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January 1971

One Medical School's Involvement in New Health Care Delivery Models: Its Problems and Its Pleasures

Author Affiliations


From the Office of the Dean, the Department of Medicine, and the Office of the Health Care Program, Johns Hopkins University School of Medicine, Baltimore.

Arch Intern Med. 1971;127(1):57-64. doi:10.1001/archinte.1971.00310130061005

There is general agreement in the United States that our system of medical care is ailing. Those who practice medicine, those who are the recipients of medical services, and those responsible for broad social policy have all examined the patient, pronounced him sick, and advanced various diagnoses. The most commonly recurring diagnoses include the following: (1) low output failure (our problems are the result of our inability to train adequate numbers and kinds of health professionals), (2) high output failure (rising and excessive consumer demands have led to the present illness), and (3) failure of the patient to develop a mature integrated nervous system (maldistribution of health professionals and lack of appropriate integrated responses to obvious health needs).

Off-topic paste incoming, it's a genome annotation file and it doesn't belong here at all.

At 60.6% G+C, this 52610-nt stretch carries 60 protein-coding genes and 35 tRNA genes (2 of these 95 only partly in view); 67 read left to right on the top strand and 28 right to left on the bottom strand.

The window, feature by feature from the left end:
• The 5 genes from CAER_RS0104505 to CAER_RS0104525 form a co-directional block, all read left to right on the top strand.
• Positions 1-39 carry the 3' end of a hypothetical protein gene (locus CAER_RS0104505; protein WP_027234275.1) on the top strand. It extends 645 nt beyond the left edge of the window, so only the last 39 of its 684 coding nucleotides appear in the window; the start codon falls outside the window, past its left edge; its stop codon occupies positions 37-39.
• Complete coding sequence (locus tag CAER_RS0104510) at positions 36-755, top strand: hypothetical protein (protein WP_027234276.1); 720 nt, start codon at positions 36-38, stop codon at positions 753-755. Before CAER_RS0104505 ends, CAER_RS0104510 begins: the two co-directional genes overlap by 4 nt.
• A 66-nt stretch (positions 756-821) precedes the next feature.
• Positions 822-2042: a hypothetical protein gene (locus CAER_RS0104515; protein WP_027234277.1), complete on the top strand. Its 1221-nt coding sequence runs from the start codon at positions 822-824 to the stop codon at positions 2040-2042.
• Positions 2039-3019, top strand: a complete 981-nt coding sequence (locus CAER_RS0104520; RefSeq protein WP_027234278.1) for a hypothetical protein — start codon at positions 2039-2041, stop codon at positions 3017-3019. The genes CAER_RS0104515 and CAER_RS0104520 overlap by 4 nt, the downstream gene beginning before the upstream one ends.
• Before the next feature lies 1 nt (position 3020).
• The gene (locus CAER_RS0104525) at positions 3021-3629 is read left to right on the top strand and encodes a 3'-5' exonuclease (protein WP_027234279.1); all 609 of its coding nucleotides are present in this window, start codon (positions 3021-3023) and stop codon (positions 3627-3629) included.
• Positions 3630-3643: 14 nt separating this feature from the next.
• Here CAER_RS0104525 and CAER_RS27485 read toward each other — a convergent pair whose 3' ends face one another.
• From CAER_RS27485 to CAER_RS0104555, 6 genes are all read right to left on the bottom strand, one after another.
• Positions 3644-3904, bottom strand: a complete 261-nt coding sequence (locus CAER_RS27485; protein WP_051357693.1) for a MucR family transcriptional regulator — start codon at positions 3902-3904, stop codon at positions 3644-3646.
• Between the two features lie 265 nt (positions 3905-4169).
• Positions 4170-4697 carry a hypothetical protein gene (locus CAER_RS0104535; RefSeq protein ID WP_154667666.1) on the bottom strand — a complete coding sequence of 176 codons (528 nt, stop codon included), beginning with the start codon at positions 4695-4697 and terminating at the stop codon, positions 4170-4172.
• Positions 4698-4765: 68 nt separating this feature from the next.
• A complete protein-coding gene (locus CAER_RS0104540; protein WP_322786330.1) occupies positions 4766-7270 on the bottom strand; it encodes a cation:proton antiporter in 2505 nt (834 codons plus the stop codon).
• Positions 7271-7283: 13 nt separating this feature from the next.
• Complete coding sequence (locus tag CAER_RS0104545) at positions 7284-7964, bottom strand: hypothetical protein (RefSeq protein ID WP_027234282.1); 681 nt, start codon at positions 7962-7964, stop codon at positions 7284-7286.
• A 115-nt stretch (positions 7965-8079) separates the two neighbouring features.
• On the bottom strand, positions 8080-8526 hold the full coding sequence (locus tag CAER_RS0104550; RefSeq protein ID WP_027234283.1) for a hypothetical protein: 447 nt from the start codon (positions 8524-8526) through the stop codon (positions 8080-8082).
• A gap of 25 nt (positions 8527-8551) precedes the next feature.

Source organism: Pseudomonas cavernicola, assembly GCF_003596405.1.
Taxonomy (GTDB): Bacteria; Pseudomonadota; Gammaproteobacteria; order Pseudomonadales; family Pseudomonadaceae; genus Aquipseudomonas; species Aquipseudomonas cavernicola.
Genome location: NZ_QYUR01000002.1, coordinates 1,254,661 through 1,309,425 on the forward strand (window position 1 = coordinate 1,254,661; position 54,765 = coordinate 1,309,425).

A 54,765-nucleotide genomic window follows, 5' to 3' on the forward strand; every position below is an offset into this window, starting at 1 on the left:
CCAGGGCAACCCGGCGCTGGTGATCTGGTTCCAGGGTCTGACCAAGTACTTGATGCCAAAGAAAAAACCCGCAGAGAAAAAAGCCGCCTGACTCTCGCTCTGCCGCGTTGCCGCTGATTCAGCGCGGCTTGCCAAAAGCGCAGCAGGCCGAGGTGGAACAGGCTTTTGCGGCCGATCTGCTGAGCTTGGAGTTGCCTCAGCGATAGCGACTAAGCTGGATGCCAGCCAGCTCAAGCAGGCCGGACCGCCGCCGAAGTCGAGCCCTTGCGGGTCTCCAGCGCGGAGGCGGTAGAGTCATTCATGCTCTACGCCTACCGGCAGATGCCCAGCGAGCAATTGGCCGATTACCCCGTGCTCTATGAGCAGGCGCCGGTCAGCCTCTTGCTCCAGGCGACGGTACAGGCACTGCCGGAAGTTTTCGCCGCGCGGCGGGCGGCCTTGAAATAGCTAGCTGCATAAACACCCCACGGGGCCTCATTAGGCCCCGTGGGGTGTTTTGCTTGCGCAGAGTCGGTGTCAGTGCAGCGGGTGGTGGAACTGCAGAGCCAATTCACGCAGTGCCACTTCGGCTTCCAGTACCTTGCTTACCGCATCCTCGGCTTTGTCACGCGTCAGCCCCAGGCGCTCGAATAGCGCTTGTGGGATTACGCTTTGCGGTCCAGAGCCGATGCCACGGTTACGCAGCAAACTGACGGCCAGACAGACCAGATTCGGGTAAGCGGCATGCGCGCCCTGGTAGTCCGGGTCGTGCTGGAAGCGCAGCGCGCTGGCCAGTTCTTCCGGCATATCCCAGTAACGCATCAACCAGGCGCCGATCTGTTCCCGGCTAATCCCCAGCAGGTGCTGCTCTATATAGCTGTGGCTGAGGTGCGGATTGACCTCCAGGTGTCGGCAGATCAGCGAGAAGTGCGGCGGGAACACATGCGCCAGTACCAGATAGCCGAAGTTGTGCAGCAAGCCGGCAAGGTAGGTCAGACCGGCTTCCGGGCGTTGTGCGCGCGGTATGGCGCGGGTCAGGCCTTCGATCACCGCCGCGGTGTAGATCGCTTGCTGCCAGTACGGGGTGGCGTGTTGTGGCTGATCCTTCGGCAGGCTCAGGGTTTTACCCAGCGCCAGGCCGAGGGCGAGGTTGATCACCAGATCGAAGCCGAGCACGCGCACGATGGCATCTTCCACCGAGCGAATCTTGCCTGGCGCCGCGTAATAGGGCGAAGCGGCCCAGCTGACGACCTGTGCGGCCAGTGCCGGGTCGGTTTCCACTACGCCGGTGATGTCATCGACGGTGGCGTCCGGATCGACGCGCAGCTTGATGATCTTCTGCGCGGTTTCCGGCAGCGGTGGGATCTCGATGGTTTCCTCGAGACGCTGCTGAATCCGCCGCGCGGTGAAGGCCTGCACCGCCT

While the arguments about the precise nature of the malady continue, the signs and symptoms of the sickness are clear to all who have examined the patient. These include the following:

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